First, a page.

“Time and again - briefly, tellingly and unostentatiously - he singles out a face, a gesture, a fleeting reaction, a few spoken words. Who can forget, for example, the mother desperately whispering to her child (“Look at the snow! Look at the snow!”) while an old man is just about to be shot nearby?” (3)
The popular press was, for the most part, elegiac in its response to Schindler’s List. Newspaper reviews described in detail the highly emotional experience of watching this film, and seemed to find in this intensity of emotion alone the confirmation of the film’s “authenticity” as a commemoration of the holocaust. This raised the question, for some reviewers, of how Spielberg, known for such childish fantasies as E.T. and Close Encounters of the Third Kind, was able to create something so serious. They assumed that Schindler’s List represented his coming-to-terms with his own Jewishness, an impression that Spielberg helped to create. The Newsweek review of the film traced back the genealogy of the film to Spielberg’s “first experience of anti-semitism”:
“It was Spielberg’s senior year in high school, and he encountered kids who would cough the word Jew in their hands when they passed him, beat him up and throw pennies at him in study hall. ‘It was my six months of personal horror. And to this day I haven’t gotten over it nor have I forgiven any of them’” (4).
It was when he went to the site of Auschwitz-Birkenau, according to the Newsweek interview, that Spielberg got the idea of making Schindler’s List. He is quoted as saying,
“‘I felt so helpless, that there was nothing I could do about it. And yet I thought, well, there is something I can do about it. I can make Schindler’s List. I mean, it’s not going to bring anybody back alive, but it maybe will remind people that another Holocaust is a sad possibility … A lot of my films have been made for you, just like somebody makes a hamburger just the way you want it. That’s been my modus operandi. Now I go to Poland and I get hit in the face with my personal life. My Jewishness. The stories my grandparents told me about the Shoah. And Jewish life came pouring back into my heart. I cried all the time … I came to realize, the reason I came to make the movie, is that I have never in my life told the truth in a movie’” (5).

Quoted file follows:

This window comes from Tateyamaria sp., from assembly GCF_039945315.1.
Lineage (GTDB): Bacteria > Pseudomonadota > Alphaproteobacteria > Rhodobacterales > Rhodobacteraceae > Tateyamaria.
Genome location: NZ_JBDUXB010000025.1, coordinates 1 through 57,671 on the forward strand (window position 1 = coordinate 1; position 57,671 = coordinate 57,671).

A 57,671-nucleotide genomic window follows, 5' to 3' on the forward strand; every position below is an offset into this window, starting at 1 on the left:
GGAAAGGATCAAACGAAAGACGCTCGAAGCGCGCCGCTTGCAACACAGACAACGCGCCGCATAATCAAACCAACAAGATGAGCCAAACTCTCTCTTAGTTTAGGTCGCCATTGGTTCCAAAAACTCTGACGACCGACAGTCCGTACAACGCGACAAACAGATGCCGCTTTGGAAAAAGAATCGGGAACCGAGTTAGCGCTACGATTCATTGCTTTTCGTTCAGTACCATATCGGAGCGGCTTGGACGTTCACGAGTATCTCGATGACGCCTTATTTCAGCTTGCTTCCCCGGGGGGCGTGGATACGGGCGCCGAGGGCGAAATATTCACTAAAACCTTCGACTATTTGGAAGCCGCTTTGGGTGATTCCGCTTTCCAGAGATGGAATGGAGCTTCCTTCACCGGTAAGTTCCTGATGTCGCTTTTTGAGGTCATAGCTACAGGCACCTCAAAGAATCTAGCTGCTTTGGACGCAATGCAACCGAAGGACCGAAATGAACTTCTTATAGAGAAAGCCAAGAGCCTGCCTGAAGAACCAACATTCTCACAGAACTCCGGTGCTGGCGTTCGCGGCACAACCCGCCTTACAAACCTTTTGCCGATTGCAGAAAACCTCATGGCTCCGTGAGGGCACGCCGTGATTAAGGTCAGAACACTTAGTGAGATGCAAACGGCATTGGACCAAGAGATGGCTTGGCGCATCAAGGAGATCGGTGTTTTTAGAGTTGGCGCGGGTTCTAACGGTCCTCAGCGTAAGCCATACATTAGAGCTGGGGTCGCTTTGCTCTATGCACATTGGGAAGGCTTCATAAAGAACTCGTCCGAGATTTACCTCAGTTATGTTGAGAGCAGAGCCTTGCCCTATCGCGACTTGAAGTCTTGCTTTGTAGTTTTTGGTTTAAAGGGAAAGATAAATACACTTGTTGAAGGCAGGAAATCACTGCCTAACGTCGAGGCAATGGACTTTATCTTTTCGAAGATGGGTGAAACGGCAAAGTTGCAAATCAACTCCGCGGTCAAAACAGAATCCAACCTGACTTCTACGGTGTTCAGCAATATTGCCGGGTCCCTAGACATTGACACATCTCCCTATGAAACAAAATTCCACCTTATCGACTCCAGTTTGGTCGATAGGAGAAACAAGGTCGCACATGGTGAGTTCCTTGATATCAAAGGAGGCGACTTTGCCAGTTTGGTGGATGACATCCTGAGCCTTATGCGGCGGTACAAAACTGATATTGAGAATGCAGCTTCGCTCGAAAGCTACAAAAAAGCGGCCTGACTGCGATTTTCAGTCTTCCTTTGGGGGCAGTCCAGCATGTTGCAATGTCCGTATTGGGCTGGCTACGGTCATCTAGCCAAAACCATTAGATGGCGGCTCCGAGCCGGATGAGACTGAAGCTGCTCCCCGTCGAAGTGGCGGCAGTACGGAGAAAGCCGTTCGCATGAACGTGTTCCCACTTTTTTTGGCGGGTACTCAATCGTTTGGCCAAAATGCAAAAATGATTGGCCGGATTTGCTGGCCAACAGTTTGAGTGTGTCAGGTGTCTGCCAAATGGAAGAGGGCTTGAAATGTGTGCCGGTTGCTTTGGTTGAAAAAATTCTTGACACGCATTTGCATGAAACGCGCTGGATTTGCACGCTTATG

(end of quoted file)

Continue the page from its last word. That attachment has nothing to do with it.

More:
As a result, supposedly, of such experiences, Spielberg was able to make a qualitatively different film; as David Ansen comments,
“Spielberg’s very nature has been transformed; he’s reached within himself for a new language ... this time the abundant virtuosity is in the service of a harrowing authenticity” (6).
This story of the “two Spielbergs” has become commonplace in talking about the oeuvre of this director: one fantastical and somewhat juvenile (Close Encounters of the Third Kind, E.T., Raiders of the Lost Ark), the other mature and infinitely serious (The Color Purple, Amistad, Saving Private Ryan). It is interesting, however, to note the structural similarities of Schindler’s List and Jurassic Park, two movies from the same year that would seem to come from opposite sides of their director’s creative universe. Both films portray an alienating and terrifying zone overseen by megalomaniacal individuals from which groups of innocent people (among whom children feature prominently) must plot their escape. In both movies it is the force of progressive modernity (personified by good scientists in Jurassic Park, and by a good industrialist in Schindler’s List) that save the day. Such a format is, of course, a cliché of Hollywood. But to apply it to the situation of the holocaust was truly a radical gesture. In doing so, Spielberg broke completely with a long tradition of Jewish intellectuals – of whom Lanzmann was only a recent example – who had insisted on the absolute and unique locatedness of the holocaust, who had eschewed all methods except that of authentic testimony to access the event, and who had drawn from it a fearful cynicism towards the bureaucratic might of the “military-industrial complex” that a state might use to terrorise its people. In Schindler’s List, Spielberg presented a spectacular and totally dehistoricised death camp that could float free from 1940s Europe and become simply a kind of eternal, impenetrable madness to which the forceful intervention of rational outsiders could be the only solution.